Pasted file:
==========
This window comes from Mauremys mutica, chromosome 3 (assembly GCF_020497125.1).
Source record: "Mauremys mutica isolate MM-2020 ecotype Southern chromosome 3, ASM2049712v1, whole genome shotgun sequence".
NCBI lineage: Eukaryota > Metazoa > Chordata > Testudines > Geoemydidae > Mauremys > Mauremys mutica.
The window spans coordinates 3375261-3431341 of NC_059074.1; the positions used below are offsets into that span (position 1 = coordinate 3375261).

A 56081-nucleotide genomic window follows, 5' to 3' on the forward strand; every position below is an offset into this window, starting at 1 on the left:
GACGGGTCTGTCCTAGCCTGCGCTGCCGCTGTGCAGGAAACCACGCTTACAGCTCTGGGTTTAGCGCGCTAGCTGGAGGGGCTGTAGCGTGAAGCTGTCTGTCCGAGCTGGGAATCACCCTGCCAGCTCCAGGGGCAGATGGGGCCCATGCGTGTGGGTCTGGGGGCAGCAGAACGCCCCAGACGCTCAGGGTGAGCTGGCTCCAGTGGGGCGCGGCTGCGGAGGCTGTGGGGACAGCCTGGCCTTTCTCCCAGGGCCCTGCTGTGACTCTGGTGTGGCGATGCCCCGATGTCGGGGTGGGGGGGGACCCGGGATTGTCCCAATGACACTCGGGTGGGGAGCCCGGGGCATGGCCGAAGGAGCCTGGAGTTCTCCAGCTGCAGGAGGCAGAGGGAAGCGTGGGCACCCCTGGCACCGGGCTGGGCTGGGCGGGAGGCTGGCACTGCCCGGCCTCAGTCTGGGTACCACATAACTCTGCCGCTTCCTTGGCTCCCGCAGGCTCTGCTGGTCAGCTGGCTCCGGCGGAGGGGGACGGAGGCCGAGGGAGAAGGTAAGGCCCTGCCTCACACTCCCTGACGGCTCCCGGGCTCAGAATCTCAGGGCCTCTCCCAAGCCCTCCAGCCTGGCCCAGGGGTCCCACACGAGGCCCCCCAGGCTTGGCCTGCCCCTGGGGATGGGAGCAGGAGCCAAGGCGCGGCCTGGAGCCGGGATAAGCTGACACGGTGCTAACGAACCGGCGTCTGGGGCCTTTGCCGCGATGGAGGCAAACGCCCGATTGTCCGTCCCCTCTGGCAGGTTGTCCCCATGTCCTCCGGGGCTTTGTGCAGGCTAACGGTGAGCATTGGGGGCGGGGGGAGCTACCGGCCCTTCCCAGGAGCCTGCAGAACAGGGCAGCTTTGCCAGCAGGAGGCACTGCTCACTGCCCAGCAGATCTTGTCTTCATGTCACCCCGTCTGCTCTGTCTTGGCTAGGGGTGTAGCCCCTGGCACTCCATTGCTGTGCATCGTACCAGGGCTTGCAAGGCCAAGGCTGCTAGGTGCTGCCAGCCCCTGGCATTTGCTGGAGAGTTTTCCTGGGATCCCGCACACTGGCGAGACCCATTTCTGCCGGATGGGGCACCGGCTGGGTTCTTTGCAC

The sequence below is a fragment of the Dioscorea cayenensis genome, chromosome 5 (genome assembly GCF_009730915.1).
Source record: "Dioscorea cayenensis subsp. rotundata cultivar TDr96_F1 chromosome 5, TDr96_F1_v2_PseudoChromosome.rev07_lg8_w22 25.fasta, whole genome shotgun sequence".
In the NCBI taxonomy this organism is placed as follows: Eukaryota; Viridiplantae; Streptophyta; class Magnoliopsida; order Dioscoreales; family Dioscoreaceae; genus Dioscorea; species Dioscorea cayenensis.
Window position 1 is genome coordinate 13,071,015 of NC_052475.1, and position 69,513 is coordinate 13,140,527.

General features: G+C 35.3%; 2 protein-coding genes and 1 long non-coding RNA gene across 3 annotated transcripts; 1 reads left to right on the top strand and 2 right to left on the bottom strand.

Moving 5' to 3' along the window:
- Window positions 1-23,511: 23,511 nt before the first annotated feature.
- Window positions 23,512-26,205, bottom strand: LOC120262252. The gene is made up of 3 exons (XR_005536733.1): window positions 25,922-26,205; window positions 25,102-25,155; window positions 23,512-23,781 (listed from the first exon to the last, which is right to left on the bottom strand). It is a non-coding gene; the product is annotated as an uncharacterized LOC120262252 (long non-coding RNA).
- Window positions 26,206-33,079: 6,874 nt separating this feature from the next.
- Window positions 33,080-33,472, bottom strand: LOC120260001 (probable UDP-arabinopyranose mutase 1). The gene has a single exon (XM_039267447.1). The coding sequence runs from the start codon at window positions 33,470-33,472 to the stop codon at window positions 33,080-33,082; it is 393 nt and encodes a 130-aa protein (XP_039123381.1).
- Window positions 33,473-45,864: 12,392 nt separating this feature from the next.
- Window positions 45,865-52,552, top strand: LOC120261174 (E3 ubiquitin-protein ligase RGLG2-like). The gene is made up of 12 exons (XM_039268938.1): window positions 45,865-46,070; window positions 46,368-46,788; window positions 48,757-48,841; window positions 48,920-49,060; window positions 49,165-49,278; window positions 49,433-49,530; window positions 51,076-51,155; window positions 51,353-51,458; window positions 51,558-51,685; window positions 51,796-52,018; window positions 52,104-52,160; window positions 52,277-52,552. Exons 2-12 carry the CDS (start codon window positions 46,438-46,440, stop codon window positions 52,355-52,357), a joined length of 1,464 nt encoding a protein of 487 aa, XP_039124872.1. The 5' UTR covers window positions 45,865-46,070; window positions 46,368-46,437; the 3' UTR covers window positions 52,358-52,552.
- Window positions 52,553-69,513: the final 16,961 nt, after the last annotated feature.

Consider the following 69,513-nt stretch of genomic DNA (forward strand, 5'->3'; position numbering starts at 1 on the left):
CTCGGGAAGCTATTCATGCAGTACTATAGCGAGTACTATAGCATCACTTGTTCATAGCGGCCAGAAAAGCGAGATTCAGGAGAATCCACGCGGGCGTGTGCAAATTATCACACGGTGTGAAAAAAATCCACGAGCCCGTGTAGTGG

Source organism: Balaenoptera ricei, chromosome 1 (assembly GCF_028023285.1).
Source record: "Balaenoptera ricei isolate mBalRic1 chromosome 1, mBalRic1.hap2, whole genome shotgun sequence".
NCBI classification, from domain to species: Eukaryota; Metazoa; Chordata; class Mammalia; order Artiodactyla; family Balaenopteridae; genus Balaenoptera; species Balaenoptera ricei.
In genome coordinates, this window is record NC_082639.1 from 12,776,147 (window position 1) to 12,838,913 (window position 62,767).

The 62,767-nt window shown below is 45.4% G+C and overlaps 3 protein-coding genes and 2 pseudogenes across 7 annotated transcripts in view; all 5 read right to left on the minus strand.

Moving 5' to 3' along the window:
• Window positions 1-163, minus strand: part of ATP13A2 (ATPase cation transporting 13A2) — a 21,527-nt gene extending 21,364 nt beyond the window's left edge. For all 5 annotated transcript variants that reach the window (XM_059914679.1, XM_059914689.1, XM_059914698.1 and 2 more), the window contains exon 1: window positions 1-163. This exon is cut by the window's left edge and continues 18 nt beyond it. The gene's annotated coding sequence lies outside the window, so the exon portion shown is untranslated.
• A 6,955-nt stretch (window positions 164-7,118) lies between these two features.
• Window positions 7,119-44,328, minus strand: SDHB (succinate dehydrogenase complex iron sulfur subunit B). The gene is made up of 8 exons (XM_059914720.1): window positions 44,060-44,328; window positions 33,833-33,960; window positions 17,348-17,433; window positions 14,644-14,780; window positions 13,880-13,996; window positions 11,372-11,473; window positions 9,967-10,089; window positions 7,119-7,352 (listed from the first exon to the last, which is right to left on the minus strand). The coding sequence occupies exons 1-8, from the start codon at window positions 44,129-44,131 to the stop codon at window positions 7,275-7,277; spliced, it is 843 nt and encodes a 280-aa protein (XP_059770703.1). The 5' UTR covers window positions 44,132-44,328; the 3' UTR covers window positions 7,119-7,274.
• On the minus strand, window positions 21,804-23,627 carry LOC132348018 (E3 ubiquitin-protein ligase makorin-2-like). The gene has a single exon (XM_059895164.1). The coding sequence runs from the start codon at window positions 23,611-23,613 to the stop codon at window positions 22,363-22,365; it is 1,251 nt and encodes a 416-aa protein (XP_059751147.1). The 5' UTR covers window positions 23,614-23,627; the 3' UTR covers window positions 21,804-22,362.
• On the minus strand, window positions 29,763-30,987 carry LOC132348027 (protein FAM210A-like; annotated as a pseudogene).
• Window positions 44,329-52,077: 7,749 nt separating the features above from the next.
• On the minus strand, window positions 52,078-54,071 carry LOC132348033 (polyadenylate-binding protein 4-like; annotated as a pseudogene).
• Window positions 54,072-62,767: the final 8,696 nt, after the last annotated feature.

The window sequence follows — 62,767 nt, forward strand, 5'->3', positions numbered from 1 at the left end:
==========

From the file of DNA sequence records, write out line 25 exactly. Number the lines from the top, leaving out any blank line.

In genome coordinates, this window is record NC_082639.1 from 12,776,147 (window position 1) to 12,838,913 (window position 62,767).